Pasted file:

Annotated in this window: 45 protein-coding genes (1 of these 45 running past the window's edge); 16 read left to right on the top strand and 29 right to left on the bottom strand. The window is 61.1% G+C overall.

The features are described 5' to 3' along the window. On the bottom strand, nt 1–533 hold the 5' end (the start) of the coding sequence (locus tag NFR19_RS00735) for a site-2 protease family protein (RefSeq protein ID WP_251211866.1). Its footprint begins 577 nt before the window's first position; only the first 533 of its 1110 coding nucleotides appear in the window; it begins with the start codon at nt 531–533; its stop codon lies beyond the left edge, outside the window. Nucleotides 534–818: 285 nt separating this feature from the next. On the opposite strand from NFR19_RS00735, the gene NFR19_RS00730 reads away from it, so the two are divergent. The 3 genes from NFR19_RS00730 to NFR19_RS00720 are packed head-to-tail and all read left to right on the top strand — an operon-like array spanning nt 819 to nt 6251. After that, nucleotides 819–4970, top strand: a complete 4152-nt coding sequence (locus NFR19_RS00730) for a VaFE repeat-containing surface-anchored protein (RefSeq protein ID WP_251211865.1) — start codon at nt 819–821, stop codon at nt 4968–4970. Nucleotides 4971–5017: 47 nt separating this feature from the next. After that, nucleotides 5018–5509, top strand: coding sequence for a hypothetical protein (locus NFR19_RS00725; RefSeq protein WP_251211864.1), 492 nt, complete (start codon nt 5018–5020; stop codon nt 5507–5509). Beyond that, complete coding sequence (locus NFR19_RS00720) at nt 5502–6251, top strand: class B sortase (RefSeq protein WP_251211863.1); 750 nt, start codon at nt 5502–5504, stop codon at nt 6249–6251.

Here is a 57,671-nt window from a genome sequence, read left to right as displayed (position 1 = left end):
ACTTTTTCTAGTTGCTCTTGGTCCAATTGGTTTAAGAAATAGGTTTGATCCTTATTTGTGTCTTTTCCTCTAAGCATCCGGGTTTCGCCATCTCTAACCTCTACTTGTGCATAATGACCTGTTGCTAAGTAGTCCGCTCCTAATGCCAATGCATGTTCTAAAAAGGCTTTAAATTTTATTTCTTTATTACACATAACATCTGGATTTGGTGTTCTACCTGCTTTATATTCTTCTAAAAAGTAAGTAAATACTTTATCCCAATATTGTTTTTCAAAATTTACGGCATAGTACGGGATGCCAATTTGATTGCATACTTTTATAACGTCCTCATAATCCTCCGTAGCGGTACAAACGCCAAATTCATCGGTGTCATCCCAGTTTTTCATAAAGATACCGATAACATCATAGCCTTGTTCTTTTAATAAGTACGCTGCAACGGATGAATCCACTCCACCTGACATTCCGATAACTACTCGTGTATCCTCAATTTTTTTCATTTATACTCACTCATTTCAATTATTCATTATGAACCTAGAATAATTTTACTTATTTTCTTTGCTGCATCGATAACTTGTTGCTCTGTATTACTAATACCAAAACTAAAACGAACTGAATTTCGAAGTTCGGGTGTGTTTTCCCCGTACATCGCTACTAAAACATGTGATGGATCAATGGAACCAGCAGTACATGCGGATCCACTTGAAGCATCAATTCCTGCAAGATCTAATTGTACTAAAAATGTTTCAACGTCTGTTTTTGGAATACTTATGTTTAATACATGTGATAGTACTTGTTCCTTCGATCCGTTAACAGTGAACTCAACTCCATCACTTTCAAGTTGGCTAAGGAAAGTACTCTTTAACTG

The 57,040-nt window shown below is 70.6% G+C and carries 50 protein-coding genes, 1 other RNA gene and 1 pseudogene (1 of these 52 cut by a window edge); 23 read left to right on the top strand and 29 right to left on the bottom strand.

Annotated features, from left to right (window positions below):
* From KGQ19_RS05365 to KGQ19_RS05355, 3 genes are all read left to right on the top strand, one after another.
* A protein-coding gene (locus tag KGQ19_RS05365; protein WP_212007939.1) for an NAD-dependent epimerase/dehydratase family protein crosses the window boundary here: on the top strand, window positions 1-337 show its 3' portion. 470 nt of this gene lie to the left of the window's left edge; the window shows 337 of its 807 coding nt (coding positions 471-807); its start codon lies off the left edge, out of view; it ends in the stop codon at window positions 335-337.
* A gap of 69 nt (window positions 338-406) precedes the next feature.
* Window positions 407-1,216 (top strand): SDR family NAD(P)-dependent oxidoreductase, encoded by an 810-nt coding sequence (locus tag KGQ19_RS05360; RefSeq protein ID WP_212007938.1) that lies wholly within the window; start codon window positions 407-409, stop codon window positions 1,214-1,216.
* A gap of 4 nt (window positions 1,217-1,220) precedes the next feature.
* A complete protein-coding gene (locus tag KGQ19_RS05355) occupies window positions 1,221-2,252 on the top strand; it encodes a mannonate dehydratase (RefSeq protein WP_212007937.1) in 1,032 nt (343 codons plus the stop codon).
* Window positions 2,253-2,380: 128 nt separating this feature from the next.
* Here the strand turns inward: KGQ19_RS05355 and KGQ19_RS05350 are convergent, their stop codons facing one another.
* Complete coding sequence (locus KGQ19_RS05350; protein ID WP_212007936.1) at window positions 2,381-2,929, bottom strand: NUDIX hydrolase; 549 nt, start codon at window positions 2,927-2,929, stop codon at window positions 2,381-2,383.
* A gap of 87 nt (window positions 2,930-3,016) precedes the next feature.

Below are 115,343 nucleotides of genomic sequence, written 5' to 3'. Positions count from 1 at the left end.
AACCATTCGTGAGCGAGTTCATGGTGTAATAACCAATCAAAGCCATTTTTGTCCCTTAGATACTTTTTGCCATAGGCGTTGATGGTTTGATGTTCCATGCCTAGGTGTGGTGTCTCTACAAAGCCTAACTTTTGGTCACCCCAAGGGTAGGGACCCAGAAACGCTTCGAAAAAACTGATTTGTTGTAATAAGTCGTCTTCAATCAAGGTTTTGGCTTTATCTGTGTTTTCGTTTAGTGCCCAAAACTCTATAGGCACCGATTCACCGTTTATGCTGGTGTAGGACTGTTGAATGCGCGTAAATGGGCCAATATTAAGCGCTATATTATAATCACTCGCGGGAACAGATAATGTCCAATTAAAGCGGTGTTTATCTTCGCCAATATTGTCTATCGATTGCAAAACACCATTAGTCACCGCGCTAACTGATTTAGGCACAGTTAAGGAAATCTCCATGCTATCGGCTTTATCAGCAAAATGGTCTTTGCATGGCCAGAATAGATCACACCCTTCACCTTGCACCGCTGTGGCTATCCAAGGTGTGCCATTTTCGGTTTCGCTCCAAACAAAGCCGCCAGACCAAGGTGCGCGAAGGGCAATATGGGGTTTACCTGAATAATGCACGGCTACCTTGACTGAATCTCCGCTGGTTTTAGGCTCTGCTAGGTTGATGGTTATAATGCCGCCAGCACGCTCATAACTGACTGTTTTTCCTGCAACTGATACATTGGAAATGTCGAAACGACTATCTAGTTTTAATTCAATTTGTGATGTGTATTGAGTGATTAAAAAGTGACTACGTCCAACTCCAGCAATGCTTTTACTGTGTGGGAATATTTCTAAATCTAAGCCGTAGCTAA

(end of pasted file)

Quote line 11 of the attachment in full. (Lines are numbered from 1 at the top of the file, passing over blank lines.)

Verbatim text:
* A gap of 4 nt (window positions 1,217-1,220) precedes the next feature.